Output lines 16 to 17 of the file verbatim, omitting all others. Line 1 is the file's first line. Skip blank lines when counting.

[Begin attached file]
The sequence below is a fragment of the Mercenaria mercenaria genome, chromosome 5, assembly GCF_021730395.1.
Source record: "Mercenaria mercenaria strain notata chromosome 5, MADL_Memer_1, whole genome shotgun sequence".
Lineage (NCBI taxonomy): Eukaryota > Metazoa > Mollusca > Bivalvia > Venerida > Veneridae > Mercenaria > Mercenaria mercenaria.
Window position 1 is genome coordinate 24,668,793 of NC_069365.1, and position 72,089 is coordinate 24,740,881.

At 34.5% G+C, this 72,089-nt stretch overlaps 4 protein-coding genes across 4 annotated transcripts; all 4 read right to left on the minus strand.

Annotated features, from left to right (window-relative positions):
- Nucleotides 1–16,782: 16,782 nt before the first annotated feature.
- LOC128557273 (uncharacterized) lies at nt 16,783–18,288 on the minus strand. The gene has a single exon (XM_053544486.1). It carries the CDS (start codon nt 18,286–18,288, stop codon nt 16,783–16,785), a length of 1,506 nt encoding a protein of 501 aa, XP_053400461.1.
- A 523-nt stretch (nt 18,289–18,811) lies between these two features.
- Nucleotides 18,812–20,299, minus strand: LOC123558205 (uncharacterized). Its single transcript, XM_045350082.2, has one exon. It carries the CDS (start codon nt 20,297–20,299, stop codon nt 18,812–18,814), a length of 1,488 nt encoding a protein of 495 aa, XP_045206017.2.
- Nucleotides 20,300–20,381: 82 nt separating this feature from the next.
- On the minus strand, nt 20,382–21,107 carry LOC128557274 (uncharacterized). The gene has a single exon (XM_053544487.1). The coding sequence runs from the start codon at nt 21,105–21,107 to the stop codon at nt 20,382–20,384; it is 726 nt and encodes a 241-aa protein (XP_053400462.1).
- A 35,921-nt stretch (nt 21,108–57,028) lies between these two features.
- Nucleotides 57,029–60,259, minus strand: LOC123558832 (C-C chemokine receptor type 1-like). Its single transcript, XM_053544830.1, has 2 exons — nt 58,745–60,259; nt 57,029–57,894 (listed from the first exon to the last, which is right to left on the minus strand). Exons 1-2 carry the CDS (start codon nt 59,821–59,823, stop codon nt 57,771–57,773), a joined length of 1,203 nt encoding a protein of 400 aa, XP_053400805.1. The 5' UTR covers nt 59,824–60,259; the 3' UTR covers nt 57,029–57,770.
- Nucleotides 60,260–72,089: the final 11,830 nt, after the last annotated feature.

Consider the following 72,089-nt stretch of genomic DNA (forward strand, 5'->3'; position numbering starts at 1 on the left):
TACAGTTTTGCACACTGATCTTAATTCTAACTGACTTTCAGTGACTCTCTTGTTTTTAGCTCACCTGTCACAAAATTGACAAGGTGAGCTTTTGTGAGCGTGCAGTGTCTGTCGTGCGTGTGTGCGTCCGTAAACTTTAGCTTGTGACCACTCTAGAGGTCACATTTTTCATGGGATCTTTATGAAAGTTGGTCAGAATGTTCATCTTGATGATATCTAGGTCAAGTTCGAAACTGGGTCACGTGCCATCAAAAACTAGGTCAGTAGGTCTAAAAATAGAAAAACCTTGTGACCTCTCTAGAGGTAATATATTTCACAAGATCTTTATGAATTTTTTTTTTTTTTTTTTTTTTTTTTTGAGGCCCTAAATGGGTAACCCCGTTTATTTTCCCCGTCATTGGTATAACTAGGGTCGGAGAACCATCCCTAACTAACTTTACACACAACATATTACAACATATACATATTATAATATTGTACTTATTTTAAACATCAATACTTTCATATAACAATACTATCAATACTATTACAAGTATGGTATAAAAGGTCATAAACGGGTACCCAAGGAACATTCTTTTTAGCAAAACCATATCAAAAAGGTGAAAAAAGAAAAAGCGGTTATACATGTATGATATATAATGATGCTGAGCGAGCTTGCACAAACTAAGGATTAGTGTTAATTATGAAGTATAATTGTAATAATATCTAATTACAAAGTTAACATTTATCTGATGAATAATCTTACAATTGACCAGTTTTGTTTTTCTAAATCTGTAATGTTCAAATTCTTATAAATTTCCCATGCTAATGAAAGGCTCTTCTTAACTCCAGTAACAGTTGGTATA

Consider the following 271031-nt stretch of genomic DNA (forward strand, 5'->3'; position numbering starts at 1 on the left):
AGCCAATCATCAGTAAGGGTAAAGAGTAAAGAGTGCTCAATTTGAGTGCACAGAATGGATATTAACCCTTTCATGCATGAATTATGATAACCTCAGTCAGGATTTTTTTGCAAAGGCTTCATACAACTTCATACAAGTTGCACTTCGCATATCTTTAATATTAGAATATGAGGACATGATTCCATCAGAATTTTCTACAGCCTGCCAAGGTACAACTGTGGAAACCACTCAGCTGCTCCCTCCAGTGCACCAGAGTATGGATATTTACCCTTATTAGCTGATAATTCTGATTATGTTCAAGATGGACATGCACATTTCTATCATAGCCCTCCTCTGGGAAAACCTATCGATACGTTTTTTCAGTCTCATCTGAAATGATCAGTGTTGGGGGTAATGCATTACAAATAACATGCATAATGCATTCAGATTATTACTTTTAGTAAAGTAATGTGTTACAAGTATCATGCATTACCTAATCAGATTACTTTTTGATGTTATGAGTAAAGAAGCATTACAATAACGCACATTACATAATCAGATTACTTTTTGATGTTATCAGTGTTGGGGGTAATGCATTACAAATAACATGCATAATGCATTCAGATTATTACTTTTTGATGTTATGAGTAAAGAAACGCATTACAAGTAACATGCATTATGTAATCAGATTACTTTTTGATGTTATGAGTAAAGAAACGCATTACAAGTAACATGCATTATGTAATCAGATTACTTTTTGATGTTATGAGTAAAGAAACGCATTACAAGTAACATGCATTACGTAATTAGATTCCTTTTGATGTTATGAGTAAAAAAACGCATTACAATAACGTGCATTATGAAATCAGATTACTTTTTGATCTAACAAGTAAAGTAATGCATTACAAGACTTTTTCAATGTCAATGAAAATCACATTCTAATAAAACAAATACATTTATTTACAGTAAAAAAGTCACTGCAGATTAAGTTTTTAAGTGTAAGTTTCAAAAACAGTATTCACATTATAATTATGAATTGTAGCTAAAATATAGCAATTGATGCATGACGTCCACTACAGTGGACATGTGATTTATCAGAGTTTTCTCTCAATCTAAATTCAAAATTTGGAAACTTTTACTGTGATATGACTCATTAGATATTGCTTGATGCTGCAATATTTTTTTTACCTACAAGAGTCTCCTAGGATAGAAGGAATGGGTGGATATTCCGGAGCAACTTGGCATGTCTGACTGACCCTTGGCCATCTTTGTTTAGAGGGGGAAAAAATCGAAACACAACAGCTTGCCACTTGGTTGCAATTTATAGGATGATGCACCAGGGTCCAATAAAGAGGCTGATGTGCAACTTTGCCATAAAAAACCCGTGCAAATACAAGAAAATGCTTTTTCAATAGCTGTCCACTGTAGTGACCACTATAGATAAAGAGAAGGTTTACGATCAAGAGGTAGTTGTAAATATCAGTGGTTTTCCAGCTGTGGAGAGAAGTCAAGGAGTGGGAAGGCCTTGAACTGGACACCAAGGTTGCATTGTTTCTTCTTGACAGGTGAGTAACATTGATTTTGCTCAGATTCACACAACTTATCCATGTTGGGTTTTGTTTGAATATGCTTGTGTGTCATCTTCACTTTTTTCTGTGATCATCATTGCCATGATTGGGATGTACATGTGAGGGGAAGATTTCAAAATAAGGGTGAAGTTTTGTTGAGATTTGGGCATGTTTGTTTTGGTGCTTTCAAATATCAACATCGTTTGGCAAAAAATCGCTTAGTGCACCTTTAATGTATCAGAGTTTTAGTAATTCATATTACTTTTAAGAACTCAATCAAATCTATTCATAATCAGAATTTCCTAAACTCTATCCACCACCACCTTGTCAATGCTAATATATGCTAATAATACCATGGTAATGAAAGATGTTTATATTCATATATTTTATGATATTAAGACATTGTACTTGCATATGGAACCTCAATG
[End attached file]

Consider the following 72,089-nt stretch of genomic DNA (forward strand, 5'->3'; position numbering starts at 1 on the left):
TACAGTTTTGCACACTGATCTTAATTCTAACTGACTTTCAGTGACTCTCTTGTTTTTAGCTCACCTGTCACAAAATTGACAAGGTGAGCTTTTGTGAGCGTGCAGTGTCTGTCGTGCGTGTGTGCGTCCGTAAACTTTAGCTTGTGACCACTCTAGAGGTCACATTTTTCATGGGATCTTTATGAAAGTTGGTCAGAATGTTCATCTTGATGATATCTAGGTCAAGTTCGAAACTGGGTCACGTGCCATCAAAAACTAGGTCAGTAGGTCTAAAAATAGAAAAACCTTGTGACCTCTCTAGAGGTAATATATTTCACAAGATCTTTATGAATTTTTTTTTTTTTTTTTTTTTTTTTTTGAGGCCCTAAATGGGTAACCCCGTTTATTTTCCCCGTCATTGGTATAACTAGGGTCGGAGAACCATCCCTAACTAACTTTACACACAACATATTACAACATATACATATTATAATATTGTACTTATTTTAAACATCAATACTTTCATATAACAATACTATCAATACTATTACAAGTATGGTATAAAAGGTCATAAACGGGTACCCAAGGAACATTCTTTTTAGCAAAACCATATCAAAAAGGTGAAAAAAGAAAAAGCGGTTATACATGTATGATATATAATGATGCTGAGCGAGCTTGCACAAACTAAGGATTAGTGTTAATTATGAAGTATAATTGTAATAATATCTAATTACAAAGTTAACATTTATCTGATGAATAATCTTACAATTGACCAGTTTTGTTTTTCTAAATCTGTAATGTTCAAATTCTTATAAATTTCCCATGCTAATGAAAGGCTCTTCTTAACTCCAGTAACAGTTGGTATA